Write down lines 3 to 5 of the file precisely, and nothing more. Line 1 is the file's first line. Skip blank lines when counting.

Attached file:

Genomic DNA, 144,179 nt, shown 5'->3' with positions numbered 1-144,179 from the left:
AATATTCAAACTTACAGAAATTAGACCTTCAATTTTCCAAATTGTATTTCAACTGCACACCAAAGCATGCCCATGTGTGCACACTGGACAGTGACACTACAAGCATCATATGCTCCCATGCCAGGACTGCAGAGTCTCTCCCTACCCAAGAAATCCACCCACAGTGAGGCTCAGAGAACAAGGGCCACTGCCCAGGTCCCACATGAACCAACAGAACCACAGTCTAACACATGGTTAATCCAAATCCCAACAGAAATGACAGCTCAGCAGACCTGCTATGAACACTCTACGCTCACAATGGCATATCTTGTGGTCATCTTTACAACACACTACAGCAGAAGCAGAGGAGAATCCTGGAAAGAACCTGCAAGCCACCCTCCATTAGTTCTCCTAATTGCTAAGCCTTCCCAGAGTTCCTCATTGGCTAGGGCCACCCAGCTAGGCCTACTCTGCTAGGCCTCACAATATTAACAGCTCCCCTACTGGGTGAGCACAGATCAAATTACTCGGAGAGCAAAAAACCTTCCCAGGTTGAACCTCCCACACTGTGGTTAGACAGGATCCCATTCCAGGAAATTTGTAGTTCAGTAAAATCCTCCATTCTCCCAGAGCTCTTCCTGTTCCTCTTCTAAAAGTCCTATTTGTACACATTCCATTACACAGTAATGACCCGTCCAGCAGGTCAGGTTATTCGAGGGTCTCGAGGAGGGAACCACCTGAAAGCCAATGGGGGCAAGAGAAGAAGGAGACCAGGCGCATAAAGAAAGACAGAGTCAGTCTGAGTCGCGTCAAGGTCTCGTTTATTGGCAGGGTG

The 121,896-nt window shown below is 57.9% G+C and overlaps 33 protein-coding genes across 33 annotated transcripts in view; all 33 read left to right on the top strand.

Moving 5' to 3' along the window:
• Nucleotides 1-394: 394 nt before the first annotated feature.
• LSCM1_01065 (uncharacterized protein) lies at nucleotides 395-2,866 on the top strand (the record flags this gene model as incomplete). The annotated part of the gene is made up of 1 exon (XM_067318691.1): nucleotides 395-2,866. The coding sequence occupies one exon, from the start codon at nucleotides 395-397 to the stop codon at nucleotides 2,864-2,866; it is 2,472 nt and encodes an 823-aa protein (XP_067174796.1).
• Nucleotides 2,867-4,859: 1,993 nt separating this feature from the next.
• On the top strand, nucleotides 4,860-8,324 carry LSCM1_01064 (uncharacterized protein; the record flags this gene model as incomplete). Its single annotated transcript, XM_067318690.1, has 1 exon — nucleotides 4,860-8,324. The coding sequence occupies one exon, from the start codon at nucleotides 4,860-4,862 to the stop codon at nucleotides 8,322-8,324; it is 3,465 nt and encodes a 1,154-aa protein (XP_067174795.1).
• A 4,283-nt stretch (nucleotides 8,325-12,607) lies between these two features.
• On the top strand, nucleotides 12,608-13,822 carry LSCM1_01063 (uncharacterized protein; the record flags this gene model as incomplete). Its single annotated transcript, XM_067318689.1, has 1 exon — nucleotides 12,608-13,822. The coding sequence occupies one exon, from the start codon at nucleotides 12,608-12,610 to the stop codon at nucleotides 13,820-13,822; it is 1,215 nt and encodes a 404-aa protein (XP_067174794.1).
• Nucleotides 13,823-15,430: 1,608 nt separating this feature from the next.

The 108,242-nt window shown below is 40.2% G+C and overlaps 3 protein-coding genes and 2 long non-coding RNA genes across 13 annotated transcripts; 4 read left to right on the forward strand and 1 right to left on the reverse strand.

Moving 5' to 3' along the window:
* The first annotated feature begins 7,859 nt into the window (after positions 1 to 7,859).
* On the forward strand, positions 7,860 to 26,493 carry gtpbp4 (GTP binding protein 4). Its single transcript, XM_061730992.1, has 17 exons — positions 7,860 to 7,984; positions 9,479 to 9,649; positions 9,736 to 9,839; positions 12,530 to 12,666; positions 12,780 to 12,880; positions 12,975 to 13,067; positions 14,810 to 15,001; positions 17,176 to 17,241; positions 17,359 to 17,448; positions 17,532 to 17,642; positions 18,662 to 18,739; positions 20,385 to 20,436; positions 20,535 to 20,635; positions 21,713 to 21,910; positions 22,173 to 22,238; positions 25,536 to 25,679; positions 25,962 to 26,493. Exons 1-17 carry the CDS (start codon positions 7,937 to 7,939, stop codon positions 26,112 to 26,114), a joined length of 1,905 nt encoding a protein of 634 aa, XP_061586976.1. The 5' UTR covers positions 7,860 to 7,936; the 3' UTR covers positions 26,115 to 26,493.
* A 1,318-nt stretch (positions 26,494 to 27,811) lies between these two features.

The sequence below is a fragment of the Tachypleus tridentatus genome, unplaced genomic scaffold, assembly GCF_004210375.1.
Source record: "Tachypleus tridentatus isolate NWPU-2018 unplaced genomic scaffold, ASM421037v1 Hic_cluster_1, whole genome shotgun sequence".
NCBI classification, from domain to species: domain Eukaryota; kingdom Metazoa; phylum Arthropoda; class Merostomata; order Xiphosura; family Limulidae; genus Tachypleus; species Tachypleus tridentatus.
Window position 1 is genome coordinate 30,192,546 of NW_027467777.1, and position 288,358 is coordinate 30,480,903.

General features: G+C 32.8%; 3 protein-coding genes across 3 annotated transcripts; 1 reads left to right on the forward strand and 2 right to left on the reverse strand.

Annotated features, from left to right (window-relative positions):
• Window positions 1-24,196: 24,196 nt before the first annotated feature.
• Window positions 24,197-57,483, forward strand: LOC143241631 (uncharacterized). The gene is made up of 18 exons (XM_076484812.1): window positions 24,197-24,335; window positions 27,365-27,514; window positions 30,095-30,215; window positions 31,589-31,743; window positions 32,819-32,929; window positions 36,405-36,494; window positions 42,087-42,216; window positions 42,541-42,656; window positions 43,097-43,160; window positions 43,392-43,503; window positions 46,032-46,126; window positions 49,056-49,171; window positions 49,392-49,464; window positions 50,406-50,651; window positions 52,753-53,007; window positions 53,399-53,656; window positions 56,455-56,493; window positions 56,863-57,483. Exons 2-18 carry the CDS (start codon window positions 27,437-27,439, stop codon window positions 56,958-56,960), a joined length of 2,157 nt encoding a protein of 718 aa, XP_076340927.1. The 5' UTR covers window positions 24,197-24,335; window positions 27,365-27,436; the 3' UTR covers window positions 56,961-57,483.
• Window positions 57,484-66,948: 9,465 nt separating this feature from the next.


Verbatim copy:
The 121,896-nt window shown below is 57.9% G+C and overlaps 33 protein-coding genes across 33 annotated transcripts in view; all 33 read left to right on the top strand.

Moving 5' to 3' along the window:
• Nucleotides 1-394: 394 nt before the first annotated feature.